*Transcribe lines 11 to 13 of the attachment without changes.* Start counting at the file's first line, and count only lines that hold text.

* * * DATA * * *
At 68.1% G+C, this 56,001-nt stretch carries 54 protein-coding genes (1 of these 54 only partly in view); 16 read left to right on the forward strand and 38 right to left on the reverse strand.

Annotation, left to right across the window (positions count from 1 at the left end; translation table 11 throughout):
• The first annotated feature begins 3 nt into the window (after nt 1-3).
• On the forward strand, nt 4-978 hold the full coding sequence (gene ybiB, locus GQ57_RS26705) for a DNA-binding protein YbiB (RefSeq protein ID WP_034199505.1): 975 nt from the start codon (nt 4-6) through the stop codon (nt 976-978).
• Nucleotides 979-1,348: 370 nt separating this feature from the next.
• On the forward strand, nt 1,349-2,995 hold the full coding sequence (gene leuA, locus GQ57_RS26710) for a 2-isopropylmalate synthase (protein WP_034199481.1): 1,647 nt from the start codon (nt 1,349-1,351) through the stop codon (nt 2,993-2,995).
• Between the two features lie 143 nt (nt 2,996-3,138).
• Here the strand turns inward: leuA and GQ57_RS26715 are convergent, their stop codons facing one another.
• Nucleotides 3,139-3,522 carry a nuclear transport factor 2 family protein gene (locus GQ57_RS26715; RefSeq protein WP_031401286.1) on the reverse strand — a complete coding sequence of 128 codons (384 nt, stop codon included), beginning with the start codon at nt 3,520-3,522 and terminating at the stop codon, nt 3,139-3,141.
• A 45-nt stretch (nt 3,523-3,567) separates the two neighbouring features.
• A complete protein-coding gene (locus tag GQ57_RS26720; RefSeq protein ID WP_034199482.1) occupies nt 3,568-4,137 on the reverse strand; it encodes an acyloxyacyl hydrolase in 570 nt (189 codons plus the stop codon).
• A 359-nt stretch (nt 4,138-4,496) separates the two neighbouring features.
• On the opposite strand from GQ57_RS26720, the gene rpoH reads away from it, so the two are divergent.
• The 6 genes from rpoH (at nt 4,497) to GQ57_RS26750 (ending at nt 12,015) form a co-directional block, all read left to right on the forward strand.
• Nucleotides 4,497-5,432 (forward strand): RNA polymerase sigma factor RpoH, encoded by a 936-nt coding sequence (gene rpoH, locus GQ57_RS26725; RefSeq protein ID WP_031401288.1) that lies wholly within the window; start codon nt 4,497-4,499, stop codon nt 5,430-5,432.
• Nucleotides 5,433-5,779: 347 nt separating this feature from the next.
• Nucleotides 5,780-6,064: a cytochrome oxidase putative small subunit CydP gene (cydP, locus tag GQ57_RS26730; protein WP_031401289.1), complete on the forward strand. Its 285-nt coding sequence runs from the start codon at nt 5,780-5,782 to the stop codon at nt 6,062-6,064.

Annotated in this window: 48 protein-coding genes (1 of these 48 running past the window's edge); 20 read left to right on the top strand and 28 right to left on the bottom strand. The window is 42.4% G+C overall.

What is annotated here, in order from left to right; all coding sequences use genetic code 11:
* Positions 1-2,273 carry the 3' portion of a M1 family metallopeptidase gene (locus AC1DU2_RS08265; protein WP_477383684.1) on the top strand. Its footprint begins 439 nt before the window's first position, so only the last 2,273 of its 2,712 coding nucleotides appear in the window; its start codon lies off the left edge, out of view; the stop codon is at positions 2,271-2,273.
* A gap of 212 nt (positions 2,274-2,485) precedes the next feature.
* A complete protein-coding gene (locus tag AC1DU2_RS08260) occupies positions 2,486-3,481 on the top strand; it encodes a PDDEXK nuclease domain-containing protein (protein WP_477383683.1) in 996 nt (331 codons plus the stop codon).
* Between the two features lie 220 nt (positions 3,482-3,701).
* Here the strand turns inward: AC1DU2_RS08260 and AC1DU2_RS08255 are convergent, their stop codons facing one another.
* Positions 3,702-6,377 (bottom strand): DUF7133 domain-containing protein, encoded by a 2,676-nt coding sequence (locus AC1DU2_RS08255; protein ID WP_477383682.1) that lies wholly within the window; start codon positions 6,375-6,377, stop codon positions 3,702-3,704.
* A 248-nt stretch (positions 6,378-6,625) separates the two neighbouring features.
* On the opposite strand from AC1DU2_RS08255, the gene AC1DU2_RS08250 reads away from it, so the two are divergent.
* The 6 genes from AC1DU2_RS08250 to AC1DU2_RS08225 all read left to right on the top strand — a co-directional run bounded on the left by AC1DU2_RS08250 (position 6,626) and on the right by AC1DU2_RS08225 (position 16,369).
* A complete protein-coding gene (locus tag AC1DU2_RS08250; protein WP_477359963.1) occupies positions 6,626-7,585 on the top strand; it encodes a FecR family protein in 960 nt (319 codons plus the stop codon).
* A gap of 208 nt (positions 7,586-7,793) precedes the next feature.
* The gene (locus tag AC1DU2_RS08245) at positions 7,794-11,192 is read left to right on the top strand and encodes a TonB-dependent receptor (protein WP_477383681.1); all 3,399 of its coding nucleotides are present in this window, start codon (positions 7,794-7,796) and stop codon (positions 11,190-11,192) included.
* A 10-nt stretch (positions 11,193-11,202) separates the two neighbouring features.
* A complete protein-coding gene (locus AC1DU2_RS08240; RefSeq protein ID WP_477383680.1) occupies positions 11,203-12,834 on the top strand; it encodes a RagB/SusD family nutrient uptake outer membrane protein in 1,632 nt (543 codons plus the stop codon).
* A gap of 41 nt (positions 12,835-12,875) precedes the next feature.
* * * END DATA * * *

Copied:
• A complete protein-coding gene (locus tag GQ57_RS26720; RefSeq protein ID WP_034199482.1) occupies nt 3,568-4,137 on the reverse strand; it encodes an acyloxyacyl hydrolase in 570 nt (189 codons plus the stop codon).
• A 359-nt stretch (nt 4,138-4,496) separates the two neighbouring features.
• On the opposite strand from GQ57_RS26720, the gene rpoH reads away from it, so the two are divergent.